LONDON ROAD, robust, fast-paced & compelling Reply

Review by Judith RobinsonreviewerJudith Robinson

Eleven actors—five women and six men portray more than fifty characters who lived or worked on the same street as the murderer who killed five prostitutes in Ipswich in 2006—rid themselves of angst, horror and repulsion through chanting repetitive phrases like a compulsive exorcism. London Road, currently playing at CanStage (Bluma Appel Theatre), is an ingenious work-of-art.
Photo by David Hou

the denizens of LONDON ROAD

the denizens of LONDON ROAD

 British playwright, Alecky Blythe and her co-creator composer, Adam Cork, have created a whole new form of theatre—part documentary—part musical—part ritualistic communal catharsis.Rather than having a depressive effect, the result is uplifting. As the characters repeat their lines, sometimes singularly, sometimes collectively—the viewers root for them. They are drawn in as silent participants in the healing ritual…like congregants at a Catholic mass.
The “songs” are short melodic sequences in a given location during set periods of time—outside the killer’s residence after he’s arrested; the courthouse during the trial, and in the community gardens cultivated in the aftermath. During the songs the singers repeat the same lines alternately reciting then communally chanting them; until the lyrics become annoyingly clear. The characters are not so much communicating with each other, as ridding themselves of the contamination that’s overtaken their psyche. The fact that the residents succeed in doing so, and in bonding together as a community by the end of the play, gives the production a positive overtone, in spite of the serious subject matter.
Blythe became a citizen journalist, interviewing local citizens and recording their reactions to the discovery of a serial killer in their midst. In 2007, she worked with composer, Adam Cork, discussing the possibility of collaborating on a musical about the event.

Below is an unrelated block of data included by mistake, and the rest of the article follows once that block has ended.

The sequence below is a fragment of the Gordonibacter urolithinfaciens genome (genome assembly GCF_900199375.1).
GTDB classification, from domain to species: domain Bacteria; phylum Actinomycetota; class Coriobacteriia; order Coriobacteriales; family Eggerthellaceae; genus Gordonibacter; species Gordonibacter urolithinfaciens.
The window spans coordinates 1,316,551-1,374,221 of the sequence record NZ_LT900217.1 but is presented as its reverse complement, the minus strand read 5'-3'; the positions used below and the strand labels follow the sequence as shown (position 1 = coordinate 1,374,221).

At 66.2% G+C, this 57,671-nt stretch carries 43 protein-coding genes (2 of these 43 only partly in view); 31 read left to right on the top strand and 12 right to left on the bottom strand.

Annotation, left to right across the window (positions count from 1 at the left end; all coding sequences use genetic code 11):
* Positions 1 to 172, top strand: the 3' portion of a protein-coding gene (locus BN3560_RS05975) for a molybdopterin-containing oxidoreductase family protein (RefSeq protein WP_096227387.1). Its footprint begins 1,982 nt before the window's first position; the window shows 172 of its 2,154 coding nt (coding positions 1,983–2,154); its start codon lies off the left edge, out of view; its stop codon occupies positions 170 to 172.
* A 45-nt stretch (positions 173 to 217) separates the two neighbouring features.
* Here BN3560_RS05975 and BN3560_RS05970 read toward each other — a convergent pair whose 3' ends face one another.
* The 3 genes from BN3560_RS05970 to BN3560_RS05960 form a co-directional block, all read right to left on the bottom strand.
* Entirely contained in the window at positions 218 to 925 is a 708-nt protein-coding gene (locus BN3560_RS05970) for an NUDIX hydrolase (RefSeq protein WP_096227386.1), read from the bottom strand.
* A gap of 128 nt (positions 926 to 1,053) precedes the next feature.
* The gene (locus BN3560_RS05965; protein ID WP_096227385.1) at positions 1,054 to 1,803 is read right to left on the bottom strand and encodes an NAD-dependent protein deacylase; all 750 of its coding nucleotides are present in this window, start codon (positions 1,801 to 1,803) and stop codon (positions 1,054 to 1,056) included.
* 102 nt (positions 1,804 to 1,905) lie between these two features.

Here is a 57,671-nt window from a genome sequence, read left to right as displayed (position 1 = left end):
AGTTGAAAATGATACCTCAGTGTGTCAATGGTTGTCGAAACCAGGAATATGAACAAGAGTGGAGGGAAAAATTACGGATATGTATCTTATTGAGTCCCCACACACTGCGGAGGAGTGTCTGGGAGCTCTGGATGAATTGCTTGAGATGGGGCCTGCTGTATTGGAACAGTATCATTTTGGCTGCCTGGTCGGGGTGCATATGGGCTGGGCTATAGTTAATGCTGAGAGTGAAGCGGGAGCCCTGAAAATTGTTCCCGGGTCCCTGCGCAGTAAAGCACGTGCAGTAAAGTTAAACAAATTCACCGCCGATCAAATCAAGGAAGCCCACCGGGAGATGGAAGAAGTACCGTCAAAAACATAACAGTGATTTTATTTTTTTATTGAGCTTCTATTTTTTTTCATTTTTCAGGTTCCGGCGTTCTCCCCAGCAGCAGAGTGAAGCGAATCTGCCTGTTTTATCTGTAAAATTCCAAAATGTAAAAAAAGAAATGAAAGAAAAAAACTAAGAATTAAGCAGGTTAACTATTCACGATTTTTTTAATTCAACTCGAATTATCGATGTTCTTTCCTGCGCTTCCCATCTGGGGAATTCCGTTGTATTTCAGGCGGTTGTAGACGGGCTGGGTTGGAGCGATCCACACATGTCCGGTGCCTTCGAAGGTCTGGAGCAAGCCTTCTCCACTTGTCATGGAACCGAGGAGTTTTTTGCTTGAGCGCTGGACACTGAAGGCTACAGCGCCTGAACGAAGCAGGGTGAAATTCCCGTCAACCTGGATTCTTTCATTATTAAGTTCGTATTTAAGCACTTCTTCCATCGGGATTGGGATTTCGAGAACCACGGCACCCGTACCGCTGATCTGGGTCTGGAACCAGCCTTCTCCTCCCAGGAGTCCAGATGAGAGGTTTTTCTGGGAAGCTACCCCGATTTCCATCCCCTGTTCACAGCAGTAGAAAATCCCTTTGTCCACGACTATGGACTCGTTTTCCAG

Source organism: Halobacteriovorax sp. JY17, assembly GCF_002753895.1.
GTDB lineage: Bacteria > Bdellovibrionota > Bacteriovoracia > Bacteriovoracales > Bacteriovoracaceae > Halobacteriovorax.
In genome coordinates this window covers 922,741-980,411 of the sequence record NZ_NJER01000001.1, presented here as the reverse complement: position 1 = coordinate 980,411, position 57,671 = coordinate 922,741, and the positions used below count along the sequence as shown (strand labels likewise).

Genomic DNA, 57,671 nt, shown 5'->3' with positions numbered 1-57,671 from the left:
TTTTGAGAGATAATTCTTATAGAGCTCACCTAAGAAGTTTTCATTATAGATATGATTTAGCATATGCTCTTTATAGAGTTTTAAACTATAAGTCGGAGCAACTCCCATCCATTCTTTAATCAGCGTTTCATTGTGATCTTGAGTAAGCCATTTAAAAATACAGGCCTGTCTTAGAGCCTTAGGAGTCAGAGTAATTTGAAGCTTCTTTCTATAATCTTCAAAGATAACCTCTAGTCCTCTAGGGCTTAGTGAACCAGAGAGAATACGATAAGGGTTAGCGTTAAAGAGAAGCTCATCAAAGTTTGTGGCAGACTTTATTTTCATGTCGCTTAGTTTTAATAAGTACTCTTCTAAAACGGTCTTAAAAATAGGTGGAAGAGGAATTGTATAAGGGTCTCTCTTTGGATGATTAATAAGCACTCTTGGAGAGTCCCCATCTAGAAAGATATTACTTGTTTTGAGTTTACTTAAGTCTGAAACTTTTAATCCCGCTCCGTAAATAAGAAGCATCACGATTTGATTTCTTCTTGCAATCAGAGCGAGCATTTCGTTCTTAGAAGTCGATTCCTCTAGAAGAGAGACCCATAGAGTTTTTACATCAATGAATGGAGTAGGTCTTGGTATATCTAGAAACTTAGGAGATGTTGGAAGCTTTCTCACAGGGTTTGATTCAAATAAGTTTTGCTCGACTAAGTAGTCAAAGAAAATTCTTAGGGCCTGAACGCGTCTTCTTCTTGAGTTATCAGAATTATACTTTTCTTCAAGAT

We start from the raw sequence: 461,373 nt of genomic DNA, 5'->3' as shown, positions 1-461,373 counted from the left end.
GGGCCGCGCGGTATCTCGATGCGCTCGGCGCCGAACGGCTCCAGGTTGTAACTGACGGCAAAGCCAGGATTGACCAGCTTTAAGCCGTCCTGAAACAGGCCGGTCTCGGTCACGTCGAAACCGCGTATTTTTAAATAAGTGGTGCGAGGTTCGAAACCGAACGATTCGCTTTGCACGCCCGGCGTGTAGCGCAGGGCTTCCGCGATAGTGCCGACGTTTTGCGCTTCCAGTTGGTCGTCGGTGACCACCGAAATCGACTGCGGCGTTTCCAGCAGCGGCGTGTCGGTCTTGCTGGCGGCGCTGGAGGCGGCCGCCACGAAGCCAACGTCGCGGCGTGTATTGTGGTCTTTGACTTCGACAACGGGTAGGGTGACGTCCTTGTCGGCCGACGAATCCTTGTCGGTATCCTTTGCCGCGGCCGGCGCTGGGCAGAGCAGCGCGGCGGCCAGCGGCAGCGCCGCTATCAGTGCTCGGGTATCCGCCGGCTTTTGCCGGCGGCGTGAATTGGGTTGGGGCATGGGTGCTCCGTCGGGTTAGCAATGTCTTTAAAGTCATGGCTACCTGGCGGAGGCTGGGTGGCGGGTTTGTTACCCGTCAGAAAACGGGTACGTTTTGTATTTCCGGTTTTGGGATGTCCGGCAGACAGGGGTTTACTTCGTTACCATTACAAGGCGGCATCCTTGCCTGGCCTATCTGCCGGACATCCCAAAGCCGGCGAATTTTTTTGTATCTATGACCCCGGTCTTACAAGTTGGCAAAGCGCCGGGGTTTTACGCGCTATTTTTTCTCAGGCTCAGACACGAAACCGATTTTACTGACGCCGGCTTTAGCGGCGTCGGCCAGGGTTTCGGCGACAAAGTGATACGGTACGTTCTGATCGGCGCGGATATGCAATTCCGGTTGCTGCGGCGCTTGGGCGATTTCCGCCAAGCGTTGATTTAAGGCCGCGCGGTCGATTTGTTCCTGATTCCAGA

Cork felt that in order to remain true to the verbatim form, originated by Anna Deavere Smith, he would have to develop a new “speech-like way of singing” incorporating aspects of both music-theatre and opera. He couldn’t rely on the existing rules of either genre—but rather he would have to create something new in the rehearsal process.
During rehearsals, Blythe gave the actors edited audios of her actual interviews instead of written scripts, so the thespians could emulate the cadence and rhythm of her interviewees’ actual speech patterns. The dialogue is fresh, alive and devastatingly honest—including all the humming and hawing of casual conversation. This is the speech of real people in real time.
Although audiences will recognize Fiona Reid, Glynis Ranney, Julain Molnar, Deborah Hay and Ben Carlson from their performances at the Shaw and Stratford, individual actors do not stand out in this production. The emphasis is on ensemble playing and a sense of a choral reality—with an epic sense reminiscent of ancient Greek dramas.
Director, Jackie Maxwell, has used a light touch in keeping the production moving. The characters never get bogged down in the emotions of the moment. The pace is steady, regular and progressive. There is a real sense of what it was like to live on London Road. Movement director Valerie Moore’s s choreography produces some fascinating visual patterns and configurations as the eleven characters arrange themselves on stage. Set designer, Judith Bowden, has produced some stunning visual techniques—the large suspended baskets of blooms set against a bleak backdrop—suggests a feeling of optimism and hope. The black and white projection of the actual street gives an eerie sense that this could happen anywhere. The police ticker-tape that crosses in front of the characters effectively captures the entrapment of the residents as hundreds of officers storm their neighbourhood. The minimalistic set reflects the uncluttered mind set of a people who choose to believe they are not living in a red light district and wish the prostitutes would just go away.
There is a sadness underneath the optimism. These characters/citizens have been forever changed. And although they are ordinary, Blythe has made them into universal anti-heroes in their struggle to survive. This production is a must-see.       London Road runs until Feb. 9th.

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